Have you ever noticed that if you keep chewing potatoes or rice for a few moments, you get a faintly sweet taste in your mouth? This is the effect of a digestive enzyme in your saliva called salivary amylase. It begins the breakdown of starch to sugars such as glucose which is what tastes sweet.
Digestive enzymes, such as amylase, are specially shaped protein molecules that can latch on to a particular type of molecule (carbohydrate, protein or fat) and break it down into smaller molecules (Figure 6). Eventually, the molecules are small enough to be absorbed into the bloodstream through the cells of the intestines.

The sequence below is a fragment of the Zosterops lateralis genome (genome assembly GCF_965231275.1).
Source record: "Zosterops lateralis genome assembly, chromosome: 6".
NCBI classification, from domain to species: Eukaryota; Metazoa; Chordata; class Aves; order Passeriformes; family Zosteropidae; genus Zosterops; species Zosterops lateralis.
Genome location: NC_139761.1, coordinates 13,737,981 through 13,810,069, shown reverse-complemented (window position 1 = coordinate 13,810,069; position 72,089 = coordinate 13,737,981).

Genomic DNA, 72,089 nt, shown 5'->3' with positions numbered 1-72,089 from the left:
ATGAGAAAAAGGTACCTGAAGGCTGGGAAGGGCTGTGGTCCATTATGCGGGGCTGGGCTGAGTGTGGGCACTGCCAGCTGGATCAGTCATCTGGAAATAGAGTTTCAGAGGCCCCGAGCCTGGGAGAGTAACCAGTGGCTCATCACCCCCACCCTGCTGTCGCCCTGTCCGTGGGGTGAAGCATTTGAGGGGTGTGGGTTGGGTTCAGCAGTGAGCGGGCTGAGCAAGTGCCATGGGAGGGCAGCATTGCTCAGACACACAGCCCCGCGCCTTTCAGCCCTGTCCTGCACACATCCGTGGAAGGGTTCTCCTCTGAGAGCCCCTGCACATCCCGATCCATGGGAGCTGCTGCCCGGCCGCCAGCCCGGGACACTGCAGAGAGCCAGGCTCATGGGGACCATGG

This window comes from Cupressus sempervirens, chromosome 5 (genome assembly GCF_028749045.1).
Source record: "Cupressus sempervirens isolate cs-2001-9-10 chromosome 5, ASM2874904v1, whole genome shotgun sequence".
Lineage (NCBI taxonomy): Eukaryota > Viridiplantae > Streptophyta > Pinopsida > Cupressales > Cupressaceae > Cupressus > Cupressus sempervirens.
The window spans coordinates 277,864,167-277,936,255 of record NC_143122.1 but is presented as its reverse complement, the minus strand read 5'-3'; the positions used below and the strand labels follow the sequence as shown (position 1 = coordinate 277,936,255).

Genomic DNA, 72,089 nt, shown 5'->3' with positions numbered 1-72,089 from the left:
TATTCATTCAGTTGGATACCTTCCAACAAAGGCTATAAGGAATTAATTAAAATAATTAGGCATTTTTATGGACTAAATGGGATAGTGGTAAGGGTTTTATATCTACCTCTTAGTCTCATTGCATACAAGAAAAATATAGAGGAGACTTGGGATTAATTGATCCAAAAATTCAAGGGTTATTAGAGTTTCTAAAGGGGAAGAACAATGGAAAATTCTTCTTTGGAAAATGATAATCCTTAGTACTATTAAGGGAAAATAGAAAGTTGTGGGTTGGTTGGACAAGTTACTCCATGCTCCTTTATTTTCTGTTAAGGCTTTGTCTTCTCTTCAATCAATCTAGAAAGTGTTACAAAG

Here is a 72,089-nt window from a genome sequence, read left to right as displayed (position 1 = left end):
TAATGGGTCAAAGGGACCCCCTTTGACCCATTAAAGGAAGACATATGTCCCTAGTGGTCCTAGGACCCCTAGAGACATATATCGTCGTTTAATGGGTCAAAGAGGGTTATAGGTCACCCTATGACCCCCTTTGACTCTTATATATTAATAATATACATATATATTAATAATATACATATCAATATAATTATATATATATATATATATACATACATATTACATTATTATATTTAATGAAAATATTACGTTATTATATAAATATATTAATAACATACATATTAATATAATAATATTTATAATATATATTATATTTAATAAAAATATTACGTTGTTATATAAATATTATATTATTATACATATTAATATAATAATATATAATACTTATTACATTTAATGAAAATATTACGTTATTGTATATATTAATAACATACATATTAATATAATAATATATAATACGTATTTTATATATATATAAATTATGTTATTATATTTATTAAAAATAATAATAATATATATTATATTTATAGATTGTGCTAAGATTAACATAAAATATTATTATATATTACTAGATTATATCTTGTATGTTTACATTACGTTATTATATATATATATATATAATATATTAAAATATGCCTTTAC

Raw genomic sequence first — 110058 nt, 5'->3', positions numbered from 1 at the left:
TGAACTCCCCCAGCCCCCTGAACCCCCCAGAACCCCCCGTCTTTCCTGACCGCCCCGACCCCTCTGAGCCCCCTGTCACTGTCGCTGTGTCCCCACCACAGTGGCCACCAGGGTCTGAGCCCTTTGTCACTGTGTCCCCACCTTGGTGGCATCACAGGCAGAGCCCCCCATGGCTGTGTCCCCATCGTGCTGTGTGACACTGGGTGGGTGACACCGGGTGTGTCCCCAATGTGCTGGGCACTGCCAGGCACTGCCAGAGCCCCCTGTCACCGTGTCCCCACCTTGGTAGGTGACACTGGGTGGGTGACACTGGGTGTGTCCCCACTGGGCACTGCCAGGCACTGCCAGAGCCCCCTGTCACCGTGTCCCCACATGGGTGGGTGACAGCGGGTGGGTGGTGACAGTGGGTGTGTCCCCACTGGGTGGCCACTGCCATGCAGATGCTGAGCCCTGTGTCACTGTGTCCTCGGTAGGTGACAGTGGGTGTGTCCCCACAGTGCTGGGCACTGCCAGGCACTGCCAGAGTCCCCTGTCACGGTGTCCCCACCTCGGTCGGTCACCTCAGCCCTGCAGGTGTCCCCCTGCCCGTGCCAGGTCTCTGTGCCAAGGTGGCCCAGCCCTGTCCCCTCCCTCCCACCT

Each particular type of enzyme usually only works on one type of food molecule. They are named according to the sort of molecule that they affect. For example:
- enzymes that break down proteins are proteases
- those that break down fat are lipases (fats are also called lipids)
- those that break down carbohydrates are amylases (amylose is a component of starch).